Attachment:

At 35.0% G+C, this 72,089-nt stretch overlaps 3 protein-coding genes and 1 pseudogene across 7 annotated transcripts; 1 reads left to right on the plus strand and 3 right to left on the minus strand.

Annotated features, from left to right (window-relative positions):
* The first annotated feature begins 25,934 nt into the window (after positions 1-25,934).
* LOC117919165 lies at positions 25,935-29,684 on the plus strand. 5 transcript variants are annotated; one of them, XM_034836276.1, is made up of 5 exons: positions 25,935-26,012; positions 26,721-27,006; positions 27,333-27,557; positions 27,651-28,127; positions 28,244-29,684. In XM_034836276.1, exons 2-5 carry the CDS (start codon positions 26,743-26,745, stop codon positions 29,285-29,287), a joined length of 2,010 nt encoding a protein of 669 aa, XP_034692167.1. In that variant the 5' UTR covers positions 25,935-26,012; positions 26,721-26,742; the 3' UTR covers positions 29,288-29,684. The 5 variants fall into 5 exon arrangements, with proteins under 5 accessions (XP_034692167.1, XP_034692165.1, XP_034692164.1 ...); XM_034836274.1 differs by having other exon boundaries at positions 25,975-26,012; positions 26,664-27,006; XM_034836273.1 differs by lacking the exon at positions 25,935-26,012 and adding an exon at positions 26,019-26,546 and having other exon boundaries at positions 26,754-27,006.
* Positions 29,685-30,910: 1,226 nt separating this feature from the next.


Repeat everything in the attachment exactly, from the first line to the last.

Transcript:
At 35.0% G+C, this 72,089-nt stretch overlaps 3 protein-coding genes and 1 pseudogene across 7 annotated transcripts; 1 reads left to right on the plus strand and 3 right to left on the minus strand.

Annotated features, from left to right (window-relative positions):
* The first annotated feature begins 25,934 nt into the window (after positions 1-25,934).
* LOC117919165 lies at positions 25,935-29,684 on the plus strand. 5 transcript variants are annotated; one of them, XM_034836276.1, is made up of 5 exons: positions 25,935-26,012; positions 26,721-27,006; positions 27,333-27,557; positions 27,651-28,127; positions 28,244-29,684. In XM_034836276.1, exons 2-5 carry the CDS (start codon positions 26,743-26,745, stop codon positions 29,285-29,287), a joined length of 2,010 nt encoding a protein of 669 aa, XP_034692167.1. In that variant the 5' UTR covers positions 25,935-26,012; positions 26,721-26,742; the 3' UTR covers positions 29,288-29,684. The 5 variants fall into 5 exon arrangements, with proteins under 5 accessions (XP_034692167.1, XP_034692165.1, XP_034692164.1 ...); XM_034836274.1 differs by having other exon boundaries at positions 25,975-26,012; positions 26,664-27,006; XM_034836273.1 differs by lacking the exon at positions 25,935-26,012 and adding an exon at positions 26,019-26,546 and having other exon boundaries at positions 26,754-27,006.
* Positions 29,685-30,910: 1,226 nt separating this feature from the next.